Probing the Undersea Dead Zone Known as the Hot Tub of Despair


A few billion years ago, much of this planet was totally uninhabitable by today's standards. The sweet, hospitable green Earth we know and love used to be a crazy quilt of hot and cold spots, and extreme environments notable for brutally high acidity, low oxygen, unlivable chemical compositions or crushing pressure. These days, though, we thankfully have to seek out the places where only the toughest organisms survive. When we find one, we marvel at its hostility, chuckle over its complete inability to sustain life. We come up with adorable monikers for them like "volcano" and "Detroit." (Sorry, Detroit.)

Well, go ahead and check that Holocene Epoch privilege, because we keep finding places on this planet that don't care about your sweet, precious organism needs. The latest of these special places to capture our popular imagination has been amusingly nicknamed "The Jacuzzi of Despair."

The deadly hot tub, discovered and filmed last year by a team of researchers and described in a recent report in the journal Oceanography, is a brine pool that sits on the seafloor of the Gulf of Mexico, beneath 3,300 feet (1,006 meters) of water. This super salty "lake," that kills any crab or isopod that happens to fall in (check out the video at the top of this article), acts like any body of water on land, with a shoreline and waves that ripple over the top of it when its waters are disturbed. The only differences are:

1) Most terrestrial bodies of water don't contain a tepid, unholy cocktail of dissolved methane, hydrogen sulfide and extra-salty water that instantly poisons any animal that ventures into it. We do have some of those up here on land, but somehow they don't seem as insidious.

2) Terrestrial lakes have bottoms. This subaquatic Boschian hellhole does not, so far as anyone can tell.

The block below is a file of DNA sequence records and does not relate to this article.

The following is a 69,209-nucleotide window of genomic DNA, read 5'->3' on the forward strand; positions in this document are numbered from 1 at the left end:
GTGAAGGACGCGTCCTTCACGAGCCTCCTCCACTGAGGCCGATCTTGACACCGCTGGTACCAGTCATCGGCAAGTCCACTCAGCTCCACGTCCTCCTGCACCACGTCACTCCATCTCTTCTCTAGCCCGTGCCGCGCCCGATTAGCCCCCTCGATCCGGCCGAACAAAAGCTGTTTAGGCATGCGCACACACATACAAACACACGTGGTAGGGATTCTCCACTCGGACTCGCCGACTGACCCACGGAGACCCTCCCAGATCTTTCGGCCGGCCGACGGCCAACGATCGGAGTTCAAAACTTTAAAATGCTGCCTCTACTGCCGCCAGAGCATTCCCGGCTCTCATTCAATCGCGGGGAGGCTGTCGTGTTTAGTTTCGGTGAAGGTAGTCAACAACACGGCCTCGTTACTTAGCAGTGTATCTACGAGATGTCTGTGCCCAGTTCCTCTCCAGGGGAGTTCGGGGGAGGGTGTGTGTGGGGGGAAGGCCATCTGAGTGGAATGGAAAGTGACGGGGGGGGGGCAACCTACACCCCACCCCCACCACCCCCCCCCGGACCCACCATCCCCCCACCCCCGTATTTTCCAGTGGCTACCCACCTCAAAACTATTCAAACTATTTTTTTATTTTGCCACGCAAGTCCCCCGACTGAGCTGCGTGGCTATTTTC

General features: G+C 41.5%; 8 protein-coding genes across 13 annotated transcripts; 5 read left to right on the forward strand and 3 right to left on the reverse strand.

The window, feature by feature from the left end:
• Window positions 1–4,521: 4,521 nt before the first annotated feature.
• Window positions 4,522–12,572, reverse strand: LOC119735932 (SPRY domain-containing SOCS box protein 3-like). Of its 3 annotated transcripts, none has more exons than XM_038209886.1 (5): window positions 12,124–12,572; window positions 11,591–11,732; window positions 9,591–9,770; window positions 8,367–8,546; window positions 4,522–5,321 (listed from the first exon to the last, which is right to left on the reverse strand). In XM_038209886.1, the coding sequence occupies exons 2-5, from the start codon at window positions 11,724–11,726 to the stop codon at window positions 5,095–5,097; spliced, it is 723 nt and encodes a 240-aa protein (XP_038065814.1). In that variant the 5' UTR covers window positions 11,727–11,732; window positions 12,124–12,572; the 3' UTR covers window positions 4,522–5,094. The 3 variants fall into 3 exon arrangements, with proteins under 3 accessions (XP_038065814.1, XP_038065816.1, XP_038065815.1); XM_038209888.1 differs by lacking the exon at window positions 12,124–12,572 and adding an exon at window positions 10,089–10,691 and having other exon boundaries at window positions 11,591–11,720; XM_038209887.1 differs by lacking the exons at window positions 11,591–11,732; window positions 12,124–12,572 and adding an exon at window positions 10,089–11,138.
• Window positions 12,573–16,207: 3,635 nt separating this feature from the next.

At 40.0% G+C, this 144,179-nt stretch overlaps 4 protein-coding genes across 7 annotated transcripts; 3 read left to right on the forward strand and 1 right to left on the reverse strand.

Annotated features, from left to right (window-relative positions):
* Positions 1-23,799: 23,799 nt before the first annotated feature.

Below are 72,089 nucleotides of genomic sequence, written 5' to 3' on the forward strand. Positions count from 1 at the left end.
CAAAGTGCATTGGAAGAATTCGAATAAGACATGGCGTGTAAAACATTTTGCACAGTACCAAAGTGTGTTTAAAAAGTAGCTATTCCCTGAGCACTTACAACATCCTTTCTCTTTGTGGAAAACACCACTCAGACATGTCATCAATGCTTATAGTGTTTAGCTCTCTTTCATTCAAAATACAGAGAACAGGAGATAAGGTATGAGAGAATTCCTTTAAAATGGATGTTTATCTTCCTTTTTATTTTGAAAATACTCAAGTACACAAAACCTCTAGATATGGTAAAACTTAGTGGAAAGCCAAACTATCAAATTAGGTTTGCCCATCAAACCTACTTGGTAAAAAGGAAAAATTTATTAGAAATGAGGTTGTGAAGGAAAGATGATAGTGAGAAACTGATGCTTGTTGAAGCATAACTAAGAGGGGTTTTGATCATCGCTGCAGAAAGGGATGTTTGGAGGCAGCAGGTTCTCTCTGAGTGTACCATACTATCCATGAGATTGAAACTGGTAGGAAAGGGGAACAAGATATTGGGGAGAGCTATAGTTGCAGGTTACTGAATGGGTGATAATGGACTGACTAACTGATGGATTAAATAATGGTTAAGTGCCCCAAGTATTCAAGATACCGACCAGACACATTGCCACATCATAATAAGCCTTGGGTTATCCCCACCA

And the Jacuzzi of Despair isn't the only brine pool out there. In fact, they form in oceans all over the world.

"When geologic fluids migrate through thick deposits of salt deposited millions of years ago as the result of ocean basins shallowing and evaporating, the fluids dissolve the salt, become super salty," says Scott Wankel, a marine chemist at the Woods Hole Oceanographic Institution, and a crew member of the Nautilus, the vessel that explored the brine pool in 2015 with a robot submarine called Hercules.

This salty "brine" is much denser than regular seawater, so when it emerges on the seafloor it doesn't automatically mix in. Because it's about four times saltier than the water in the ocean, it's much denser, so it pools on the seafloor in lakes, and even forms flowing rivers. A similar phenomenon observed in Arctic waters has been called both a brinicle and, more excitingly, an icy finger of death. Here's another video of the brine pool, this time showing a fish flirting with its deadly border:

"The migration of these fluids is often associated with petroleum deposits, so many of the Gulf of Mexico brine pools also carry lots of natural gas and petroleum," says Wankel.

Although deadly to any sea life that might happen into it, the Jacuzzi of Despair has a beautiful shoreline spangled with lacy yellow and red mineral mineral deposits. About 100 feet (30 meters) in diameter, it rises 12 feet (3.7 meters) off the bottom of the ocean, the edges reinforced by beds of mussels that use the bacteria in their gills to convert the dissolved gasses pouring over the rim of the pool into energy. It's all very strange.

"The seafloor is vastly under-explored — we know far more about the surface of the moon than we do about our own ocean," says Wankel. " Every chance we get to explore the seafloor opens up new and exciting perspectives on how life has adapted to these extreme environments, and how life persists under such conditions."